Author: Arthur C. Clarke
Genre: Hard Science Fiction
Series: 2001 Series
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Ambitious in scope and with its message, 2001 A Space Odyssey has captivated audiences since its 1968 debut. Stanley Kubrick’s film which was released just before the novel was the first visual stunning pure science fiction film. It cemented the legacies of both the director and the author, and solidified the genre of science fiction’s place in film, and added to its growing legacy in literature.
3,000,000 years ago on the continent of Africa a mysterious alien race uses a crystal monolith to encourage the development of intelligent life. The beneficiaries on Earth are homo sapiens. With the help of the monolith primitive humans soon begin forming basic tools which enable them to quickly dominate their habitat, and eventually each other. Fast-forward to 1999 and Dr. Heywood Floyd is traveling to the Clavius Base on the Moon. The discovery of a mysterious black slab there sends Floyd, close friend Francis Poole, and a few other astronauts further in the solar system than man has ever gone before.
The opening is largely based off a short story called The Sentinel that Clarke wrote early in his career. It’s a great intro that bares shades of William Goldings The Inheritors. From there the story launches to 1999, or what Clarke thought the future would be like around 1999. Man has colonized the moon, he’s been to Mars, and he’s invented an Artificial Intelligence that’s powerful enough to completely pilot and run a spaceship.
While a lot of Clarke’s futuristic predictions are too far ahead of our time, the really represent humanities potential to explore space. After all man had never been to the moon when this was first published, but we made it there shortly after. The accuracy of predicting the future shouldn’t deter anyone from reading this. The greatest futuristic device created by Clarke is HAL9000, simply called HAL by the other characters. This is the artificial intelligence that runs Floyd and Poole’s spaceship. Able to communicate and think entirely on its own, HAL really serves as a reminder about the perils of technological advances.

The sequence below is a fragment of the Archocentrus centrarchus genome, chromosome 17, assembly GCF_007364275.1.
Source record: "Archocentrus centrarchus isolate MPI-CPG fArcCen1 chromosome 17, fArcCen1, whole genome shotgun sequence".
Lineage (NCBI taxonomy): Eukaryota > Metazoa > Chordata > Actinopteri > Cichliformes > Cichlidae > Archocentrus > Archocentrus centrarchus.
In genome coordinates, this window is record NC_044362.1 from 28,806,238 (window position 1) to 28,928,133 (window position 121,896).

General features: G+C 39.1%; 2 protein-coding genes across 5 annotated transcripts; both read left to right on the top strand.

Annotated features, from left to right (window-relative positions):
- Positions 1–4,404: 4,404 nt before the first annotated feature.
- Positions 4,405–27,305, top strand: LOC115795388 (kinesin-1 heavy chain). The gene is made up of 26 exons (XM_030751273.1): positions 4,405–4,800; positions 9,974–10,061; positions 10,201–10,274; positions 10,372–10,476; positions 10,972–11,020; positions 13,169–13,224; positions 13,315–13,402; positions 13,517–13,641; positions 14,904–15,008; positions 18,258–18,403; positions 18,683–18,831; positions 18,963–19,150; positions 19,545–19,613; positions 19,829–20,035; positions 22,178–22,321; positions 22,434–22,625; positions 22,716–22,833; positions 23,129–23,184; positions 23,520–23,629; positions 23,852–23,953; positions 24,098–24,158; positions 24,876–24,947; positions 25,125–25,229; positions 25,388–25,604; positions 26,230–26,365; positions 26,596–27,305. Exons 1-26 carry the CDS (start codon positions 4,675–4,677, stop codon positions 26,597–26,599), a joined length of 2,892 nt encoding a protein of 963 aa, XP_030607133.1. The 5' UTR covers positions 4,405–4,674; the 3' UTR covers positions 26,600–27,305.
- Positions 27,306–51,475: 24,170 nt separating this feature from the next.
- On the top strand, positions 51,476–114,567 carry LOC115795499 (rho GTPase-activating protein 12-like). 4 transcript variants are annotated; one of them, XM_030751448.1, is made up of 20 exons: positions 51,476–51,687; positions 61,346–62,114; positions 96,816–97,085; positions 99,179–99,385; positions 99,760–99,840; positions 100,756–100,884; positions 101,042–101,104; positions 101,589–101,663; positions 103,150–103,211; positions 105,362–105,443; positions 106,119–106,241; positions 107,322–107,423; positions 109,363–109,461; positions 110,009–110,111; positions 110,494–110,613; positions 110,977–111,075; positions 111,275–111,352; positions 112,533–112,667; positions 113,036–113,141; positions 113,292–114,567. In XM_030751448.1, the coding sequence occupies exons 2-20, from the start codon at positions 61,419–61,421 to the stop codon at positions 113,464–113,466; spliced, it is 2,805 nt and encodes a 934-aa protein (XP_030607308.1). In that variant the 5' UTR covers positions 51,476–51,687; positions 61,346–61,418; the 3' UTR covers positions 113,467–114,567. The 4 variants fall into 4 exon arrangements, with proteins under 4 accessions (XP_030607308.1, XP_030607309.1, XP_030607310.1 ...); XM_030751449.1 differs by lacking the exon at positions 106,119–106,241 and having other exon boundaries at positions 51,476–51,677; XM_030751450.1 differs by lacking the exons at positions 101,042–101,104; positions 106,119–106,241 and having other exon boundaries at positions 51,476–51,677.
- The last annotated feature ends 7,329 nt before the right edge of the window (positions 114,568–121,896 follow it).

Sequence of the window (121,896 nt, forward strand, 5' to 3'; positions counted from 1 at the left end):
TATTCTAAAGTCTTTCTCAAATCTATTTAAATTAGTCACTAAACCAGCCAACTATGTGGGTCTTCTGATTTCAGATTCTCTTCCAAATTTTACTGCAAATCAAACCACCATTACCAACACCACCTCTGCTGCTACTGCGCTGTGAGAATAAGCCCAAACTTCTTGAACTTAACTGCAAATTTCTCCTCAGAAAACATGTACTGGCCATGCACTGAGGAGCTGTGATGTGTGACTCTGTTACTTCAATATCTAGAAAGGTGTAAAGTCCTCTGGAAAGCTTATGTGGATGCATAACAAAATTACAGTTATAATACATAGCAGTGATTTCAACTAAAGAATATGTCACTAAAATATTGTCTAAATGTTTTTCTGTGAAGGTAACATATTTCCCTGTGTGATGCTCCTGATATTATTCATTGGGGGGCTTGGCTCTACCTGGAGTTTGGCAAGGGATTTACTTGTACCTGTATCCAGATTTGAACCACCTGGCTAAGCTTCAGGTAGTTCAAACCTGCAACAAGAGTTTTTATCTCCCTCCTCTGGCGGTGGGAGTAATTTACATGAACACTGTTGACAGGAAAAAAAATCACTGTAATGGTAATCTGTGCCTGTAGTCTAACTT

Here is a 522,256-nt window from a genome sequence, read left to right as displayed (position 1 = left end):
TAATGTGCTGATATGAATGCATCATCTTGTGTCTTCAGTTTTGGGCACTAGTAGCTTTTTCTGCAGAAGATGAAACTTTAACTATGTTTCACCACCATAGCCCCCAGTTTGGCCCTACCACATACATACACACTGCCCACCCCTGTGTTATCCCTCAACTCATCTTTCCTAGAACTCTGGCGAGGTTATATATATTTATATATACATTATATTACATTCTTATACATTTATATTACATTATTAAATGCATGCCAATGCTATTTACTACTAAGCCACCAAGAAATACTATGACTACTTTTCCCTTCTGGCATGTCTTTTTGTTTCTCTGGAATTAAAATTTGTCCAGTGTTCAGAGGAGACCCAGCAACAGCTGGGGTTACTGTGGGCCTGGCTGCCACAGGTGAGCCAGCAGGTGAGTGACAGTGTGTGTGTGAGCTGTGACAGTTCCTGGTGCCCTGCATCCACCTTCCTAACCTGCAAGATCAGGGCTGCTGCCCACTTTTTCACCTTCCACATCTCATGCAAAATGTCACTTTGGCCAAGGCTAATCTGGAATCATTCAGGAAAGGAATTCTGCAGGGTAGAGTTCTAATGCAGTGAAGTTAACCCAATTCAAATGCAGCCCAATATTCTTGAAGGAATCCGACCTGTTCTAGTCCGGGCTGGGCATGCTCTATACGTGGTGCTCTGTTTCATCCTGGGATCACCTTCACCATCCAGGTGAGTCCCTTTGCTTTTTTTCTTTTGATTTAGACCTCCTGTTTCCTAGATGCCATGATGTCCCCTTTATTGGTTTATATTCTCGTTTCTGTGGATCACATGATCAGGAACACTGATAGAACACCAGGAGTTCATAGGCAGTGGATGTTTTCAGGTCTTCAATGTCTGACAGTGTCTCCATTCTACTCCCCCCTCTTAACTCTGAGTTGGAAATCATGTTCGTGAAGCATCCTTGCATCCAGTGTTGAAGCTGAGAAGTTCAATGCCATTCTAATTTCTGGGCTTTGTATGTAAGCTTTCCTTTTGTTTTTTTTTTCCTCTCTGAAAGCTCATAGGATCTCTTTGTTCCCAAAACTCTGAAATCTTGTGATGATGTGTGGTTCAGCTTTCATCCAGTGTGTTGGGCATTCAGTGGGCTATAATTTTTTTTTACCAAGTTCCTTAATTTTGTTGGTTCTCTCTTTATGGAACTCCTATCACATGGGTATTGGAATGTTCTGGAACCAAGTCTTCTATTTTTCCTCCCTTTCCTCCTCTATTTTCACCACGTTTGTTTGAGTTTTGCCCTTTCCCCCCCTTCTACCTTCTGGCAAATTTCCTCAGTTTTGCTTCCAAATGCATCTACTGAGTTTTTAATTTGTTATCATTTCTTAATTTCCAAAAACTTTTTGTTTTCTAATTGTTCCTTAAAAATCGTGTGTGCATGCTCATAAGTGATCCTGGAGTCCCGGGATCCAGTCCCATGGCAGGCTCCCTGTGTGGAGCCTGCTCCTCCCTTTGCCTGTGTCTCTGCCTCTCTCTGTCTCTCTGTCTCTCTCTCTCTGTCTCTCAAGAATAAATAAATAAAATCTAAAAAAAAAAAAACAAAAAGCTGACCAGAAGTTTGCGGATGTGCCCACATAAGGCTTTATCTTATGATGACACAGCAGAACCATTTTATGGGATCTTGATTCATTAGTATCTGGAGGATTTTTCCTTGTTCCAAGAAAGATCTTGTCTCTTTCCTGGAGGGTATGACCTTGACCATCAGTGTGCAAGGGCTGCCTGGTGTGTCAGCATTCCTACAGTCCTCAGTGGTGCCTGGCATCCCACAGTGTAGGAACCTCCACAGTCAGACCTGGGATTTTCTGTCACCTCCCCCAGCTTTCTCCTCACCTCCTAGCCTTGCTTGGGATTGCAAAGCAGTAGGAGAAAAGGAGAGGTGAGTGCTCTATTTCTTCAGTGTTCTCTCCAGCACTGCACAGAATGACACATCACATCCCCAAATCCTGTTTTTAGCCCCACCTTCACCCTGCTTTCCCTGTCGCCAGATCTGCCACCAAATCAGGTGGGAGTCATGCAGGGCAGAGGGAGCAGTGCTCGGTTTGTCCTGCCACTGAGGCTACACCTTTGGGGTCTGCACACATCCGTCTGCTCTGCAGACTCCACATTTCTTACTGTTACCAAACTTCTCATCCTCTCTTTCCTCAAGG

Clarke’s character development is fairly limited. I get a slight feel for Floyd, but overall there really isn’t a whole lot there. His family life is barely mentioned, and there’s a brief mention of a past friendship, but otherwise that’s really it. Poole suffers even more, and he’s literally the only other human character that gets enough page time to warrant any sort of development. HAL’s the only character that makes it out pretty well. Unfortunately the AI enters the story fairly late, and has some pretty limited page time. As far as the book’s concerned, HAL doesn’t make the same kind of impact it did in the movie. The point being there’s a lack of character development – at least on the human end of things – and because of this when it comes to emotional climaxes they end up coming short.
It’s the all encompassing nature of this story that really makes it interesting. From the beginning of man all the way to the future, it’s not only about human evolution, but it’s about meeting your maker.
How did we get here? Where does it end?
It’s a question that’s occupied many a person’s mind, and Clarke’s story provides an interesting, albeit mostly speculative answer to that question. That is if you could even call it an answer.